Cardiovascular Diseases Poster Session



Materials & Methods


Discussion & Conclusion



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The prevalence and linkage disequilibrium of three methylenetetrahydrofolate reductase (MTHFR) gene polymorphisms varies in different ethnic groups.

Contact Person: David E. C. Cole (davidec.cole@utoronto.ca)


The MTHFR gene has been cloned and sequenced and disease-associated mutations identified (1; 2). In particular, a prevalent C->T polymorphism at nucleotide position 677 results in a conservative Ala Val (A223V) replacement characterized by reduced enzyme activity and thermolability (tMTHFR) (3). The 677T variant is significantly correlated with reduced enzyme activity and increased circulating levels of homocysteine (3), and is likely to be an important genetic factor contributing to the variation in total plasma homocysteine (tHcy), which is recognized as an independent predictor of arteriosclerotic disease, including stroke, myocardial infarction, and peripheral vascular disease (4-6). The C677T polymorphism has also been shown to be a genetic risk factor in the induction of neural tube defects (7).

Another MTHFR mutation, 1298(A->C), has been reported, which should be expressed as a substitution of glutamate by an alanine residue in the regulatory domain of the MTHFR protein (8; 9). Van der Put et al. (8) suggest that this A1298C variant results in decreased MTHFR activity, which is more pronounced in the homozygous than heterozygous state. Neither the homozygous nor the heterozygous 1298C genotype has been associated with higher plasma tHcy, although there appears to some interaction between the C677T and A1298C loci, at least in the population studies by van der Put et al. (8) and Weisberg et al. (9). In these studies, double heterozygosity was associated with reduced MTHFR activity, higher tHcy, and decreased plasma folate levels, which may have clinical effects similar to those observed in homozygotes for the 677T allele (8; 9).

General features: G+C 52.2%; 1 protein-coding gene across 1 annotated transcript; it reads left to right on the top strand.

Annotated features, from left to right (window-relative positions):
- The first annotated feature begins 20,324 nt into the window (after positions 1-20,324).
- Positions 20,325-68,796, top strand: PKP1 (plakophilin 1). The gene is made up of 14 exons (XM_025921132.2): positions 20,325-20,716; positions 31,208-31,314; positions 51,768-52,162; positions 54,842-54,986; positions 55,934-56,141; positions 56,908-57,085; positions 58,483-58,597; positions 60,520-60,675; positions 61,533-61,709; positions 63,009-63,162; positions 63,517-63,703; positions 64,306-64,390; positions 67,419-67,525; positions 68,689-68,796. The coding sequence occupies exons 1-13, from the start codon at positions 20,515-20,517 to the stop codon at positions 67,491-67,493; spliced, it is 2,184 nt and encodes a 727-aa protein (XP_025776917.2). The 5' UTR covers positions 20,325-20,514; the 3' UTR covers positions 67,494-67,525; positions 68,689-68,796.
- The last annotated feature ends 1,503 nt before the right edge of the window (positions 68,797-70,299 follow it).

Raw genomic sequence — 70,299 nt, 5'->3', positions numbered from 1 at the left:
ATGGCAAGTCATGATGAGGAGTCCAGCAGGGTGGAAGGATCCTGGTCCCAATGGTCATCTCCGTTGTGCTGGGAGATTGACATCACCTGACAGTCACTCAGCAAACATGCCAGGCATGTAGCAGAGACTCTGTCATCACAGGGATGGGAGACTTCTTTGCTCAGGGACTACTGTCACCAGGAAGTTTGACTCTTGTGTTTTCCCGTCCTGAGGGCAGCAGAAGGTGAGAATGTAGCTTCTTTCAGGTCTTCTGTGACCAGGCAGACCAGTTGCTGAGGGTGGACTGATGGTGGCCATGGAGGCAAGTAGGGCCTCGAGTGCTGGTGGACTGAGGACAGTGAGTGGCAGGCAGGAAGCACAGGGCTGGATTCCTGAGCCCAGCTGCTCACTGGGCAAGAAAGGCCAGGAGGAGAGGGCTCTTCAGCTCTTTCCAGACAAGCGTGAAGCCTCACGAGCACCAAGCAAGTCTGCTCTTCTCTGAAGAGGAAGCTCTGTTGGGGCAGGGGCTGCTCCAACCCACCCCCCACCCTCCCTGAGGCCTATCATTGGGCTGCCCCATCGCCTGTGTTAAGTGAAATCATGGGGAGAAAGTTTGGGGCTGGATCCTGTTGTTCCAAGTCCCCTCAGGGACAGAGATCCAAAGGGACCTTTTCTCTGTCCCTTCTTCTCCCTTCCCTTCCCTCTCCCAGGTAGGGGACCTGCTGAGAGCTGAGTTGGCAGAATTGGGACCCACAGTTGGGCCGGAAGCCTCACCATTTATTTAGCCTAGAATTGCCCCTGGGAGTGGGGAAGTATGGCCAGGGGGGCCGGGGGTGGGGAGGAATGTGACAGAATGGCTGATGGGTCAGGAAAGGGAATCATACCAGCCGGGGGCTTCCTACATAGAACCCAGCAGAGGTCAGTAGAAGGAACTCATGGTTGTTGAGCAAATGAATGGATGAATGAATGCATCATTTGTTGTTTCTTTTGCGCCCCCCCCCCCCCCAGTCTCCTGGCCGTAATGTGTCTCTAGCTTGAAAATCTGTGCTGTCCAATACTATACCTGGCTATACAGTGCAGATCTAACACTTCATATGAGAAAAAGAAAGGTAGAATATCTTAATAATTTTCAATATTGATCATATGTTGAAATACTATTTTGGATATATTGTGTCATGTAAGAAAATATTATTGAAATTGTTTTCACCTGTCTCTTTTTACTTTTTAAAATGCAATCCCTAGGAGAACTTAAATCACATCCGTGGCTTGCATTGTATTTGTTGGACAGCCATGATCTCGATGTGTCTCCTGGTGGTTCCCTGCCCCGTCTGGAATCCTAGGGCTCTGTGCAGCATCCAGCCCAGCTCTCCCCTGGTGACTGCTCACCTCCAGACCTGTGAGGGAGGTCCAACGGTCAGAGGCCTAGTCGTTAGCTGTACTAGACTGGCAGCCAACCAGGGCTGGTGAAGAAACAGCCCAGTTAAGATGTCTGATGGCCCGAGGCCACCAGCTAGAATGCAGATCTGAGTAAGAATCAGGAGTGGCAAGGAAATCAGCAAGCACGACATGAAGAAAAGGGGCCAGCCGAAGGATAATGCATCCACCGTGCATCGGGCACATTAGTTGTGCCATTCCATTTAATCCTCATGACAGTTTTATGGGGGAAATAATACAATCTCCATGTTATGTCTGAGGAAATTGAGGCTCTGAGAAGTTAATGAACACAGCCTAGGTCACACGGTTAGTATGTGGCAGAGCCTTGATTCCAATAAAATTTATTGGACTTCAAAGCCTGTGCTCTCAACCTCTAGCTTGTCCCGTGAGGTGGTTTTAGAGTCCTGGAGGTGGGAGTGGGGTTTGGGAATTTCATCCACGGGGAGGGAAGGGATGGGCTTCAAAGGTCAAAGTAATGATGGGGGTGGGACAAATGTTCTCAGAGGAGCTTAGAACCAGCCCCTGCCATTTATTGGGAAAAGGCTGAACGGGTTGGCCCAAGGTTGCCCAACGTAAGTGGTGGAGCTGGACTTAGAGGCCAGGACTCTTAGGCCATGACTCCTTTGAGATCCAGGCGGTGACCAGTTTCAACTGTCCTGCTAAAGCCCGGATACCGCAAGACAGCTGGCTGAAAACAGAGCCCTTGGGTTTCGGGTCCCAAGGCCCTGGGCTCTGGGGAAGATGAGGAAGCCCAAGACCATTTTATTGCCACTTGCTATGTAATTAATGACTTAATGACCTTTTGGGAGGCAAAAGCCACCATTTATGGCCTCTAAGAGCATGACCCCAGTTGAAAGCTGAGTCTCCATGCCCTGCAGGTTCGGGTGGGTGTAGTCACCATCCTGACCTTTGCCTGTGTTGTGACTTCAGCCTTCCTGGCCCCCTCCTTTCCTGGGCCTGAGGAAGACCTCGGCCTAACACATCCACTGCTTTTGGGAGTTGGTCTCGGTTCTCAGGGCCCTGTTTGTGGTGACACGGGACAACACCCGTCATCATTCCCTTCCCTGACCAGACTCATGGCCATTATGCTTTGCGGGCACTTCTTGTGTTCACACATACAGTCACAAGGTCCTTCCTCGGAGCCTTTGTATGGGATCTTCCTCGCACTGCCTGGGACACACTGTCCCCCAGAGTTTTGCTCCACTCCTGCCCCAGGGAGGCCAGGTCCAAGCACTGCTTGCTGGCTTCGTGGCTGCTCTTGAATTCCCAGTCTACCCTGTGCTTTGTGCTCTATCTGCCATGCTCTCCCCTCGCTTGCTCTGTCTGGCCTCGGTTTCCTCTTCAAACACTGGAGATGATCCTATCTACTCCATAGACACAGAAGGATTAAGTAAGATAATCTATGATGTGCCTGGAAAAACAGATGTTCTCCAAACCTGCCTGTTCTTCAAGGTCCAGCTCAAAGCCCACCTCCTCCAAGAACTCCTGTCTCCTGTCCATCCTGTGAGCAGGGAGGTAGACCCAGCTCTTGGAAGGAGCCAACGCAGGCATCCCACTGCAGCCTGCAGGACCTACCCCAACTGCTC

Weisberg et al. (9) have also described a third polymorphism in the MTHFR gene [1317(T->C)]. This is a silent mutation in the third codon position, so that the phenylalanine at that position remains unchanged. The 1317C polymorphism creates a potential MboII site, and although it was first identified as a broadening of the MboII restriction digest using primers previously described (8) in genotyping the 1298 locus, not all patients with the 1317C polymorphism demonstrated the band broadening. In the survey by Weisberg et al. (9) this mutation was found to have an allele frequency of 5% in their controls, but the prevalence rose to 39% in an independent ethnospecific sample of persons of African ansestry.

Because of the increasing utilization of the C677T allele as an indicator of predisposition for hyperhomocysteinemia and its associated consequences, we considered it important to determine the prevalence of these alleles and their linkage disequilibrium in the major sub-populations of different ethnic backgrounds in North America.

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Materials and Methods

Our sample sets were derived from North American urban centres. Both caucasian (n=197) and asian (n=51) sample sets were derived from healthy adults in the Toronto area and ethnicity was established by questionnaire. Although those reporting mixed ethnic backgrounds were excluded, geographic origins or genetic admixture were not identified and the self-reported ethnic background was used through out. Similar criteria applied to the afroamerican sample (n=51) recruited from the New York city conurbation.